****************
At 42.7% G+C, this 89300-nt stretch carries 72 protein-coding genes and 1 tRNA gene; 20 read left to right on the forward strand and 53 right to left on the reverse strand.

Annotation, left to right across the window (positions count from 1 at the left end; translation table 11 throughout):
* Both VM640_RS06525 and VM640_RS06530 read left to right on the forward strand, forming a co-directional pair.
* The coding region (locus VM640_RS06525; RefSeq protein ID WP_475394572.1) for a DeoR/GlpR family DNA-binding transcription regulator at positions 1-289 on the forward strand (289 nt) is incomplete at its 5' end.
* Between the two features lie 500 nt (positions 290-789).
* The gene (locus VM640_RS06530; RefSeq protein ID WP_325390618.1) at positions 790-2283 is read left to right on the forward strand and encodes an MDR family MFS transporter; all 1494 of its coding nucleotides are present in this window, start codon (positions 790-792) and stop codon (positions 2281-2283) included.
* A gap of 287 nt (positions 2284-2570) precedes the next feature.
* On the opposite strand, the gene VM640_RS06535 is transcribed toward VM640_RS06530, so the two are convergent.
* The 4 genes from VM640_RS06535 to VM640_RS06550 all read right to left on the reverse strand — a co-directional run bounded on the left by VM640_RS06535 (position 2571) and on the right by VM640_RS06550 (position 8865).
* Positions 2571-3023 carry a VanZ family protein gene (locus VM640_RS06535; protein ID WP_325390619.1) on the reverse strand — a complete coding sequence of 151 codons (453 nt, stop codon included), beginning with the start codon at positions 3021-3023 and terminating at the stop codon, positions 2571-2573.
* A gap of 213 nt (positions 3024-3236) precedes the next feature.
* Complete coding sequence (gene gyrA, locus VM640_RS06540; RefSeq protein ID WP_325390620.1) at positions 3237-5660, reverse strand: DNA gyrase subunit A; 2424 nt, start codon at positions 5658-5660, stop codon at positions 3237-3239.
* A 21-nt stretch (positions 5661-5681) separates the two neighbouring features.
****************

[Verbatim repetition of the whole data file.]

At 42.7% G+C, this 89300-nt stretch carries 72 protein-coding genes and 1 tRNA gene; 20 read left to right on the forward strand and 53 right to left on the reverse strand.

Annotation, left to right across the window (positions count from 1 at the left end; translation table 11 throughout):
* Both VM640_RS06525 and VM640_RS06530 read left to right on the forward strand, forming a co-directional pair.
* The coding region (locus VM640_RS06525; RefSeq protein ID WP_475394572.1) for a DeoR/GlpR family DNA-binding transcription regulator at positions 1-289 on the forward strand (289 nt) is incomplete at its 5' end.
* Between the two features lie 500 nt (positions 290-789).
* The gene (locus VM640_RS06530; RefSeq protein ID WP_325390618.1) at positions 790-2283 is read left to right on the forward strand and encodes an MDR family MFS transporter; all 1494 of its coding nucleotides are present in this window, start codon (positions 790-792) and stop codon (positions 2281-2283) included.
* A gap of 287 nt (positions 2284-2570) precedes the next feature.
* On the opposite strand, the gene VM640_RS06535 is transcribed toward VM640_RS06530, so the two are convergent.
* The 4 genes from VM640_RS06535 to VM640_RS06550 all read right to left on the reverse strand — a co-directional run bounded on the left by VM640_RS06535 (position 2571) and on the right by VM640_RS06550 (position 8865).
* Positions 2571-3023 carry a VanZ family protein gene (locus VM640_RS06535; protein ID WP_325390619.1) on the reverse strand — a complete coding sequence of 151 codons (453 nt, stop codon included), beginning with the start codon at positions 3021-3023 and terminating at the stop codon, positions 2571-2573.
* A gap of 213 nt (positions 3024-3236) precedes the next feature.
* Complete coding sequence (gene gyrA, locus VM640_RS06540; RefSeq protein ID WP_325390620.1) at positions 3237-5660, reverse strand: DNA gyrase subunit A; 2424 nt, start codon at positions 5658-5660, stop codon at positions 3237-3239.
* A 21-nt stretch (positions 5661-5681) separates the two neighbouring features.